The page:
Unix (officially trademarked as UNIX) is a multi-tasking, multi-user computer operating system that exists in many variants. The original Unix was developed at AT&T’s Bell Labs research center by Ken Thompson, Dennis Ritchie, and others. From the power user’s or programmer’s perspective, Unix systems are characterized by a modular design that is sometimes called the Unix philosophy, meaning the OS provides a set of simple tools that each perform a limited, well-defined function, with a unified file-system as the main means of communication and a shell scripting and command language to combine the tools to perform complex work-flows.

During the late 1970s and 1980s, Unix developed into a standard operating system for academia. AT&T tried to commercialize it by licensing the OS to third-party vendors, leading to a variety of both academic (e.g., BSD) and commercial variants of Unix (such as Xenix) and eventually to the “Unix wars” between groups of vendors. AT&T finally sold its rights in Unix to Novell in the early 1990s. To view the time history of versions click here. There is a long history dating back to 1969.

The Open Group, an industry standards consortium, now owns the UNIX trademark and allows its use for certified operating systems compliant with its standard, the Single UNIX Specification. Other operating systems that emulate Unix to some extent may be called Unix-like, although the Open Group disapproves of this term. The term Unix is also often used informally to denote any operating system that closely resembles the trademarked system. The most common version of Unix (bearing certification) is Apple’s OS X, while Linux is the most popular non-certified workalike. The current definition of Unix is given here and who currently own the UNIX trademark.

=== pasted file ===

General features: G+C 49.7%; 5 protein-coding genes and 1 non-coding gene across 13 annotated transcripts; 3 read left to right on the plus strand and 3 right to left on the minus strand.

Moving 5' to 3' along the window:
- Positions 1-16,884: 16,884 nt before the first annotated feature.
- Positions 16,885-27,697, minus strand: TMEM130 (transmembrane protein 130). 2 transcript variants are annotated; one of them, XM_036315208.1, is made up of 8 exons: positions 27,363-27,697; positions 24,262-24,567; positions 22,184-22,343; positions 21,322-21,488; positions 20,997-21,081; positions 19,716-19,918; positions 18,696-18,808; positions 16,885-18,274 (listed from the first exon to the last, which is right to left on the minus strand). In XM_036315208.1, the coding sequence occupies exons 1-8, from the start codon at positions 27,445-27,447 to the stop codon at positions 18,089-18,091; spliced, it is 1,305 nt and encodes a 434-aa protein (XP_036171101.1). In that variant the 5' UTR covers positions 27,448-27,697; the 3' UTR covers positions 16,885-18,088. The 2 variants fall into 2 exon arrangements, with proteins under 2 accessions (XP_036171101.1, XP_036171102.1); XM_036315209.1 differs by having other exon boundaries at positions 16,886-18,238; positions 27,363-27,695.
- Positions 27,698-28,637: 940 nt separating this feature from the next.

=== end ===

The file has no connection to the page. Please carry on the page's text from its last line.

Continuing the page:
(Source: http://en.wikipedia.org/wiki/Unix)

This work was funded by a NERC Postgraduate and Professional Skills Development Award.

Course Author

Dr Steven Dobbie

Associate Professor in Atmospheric Physics at the University of Leeds with over twenty years of programming experience in a research environment and about a decade of training experience.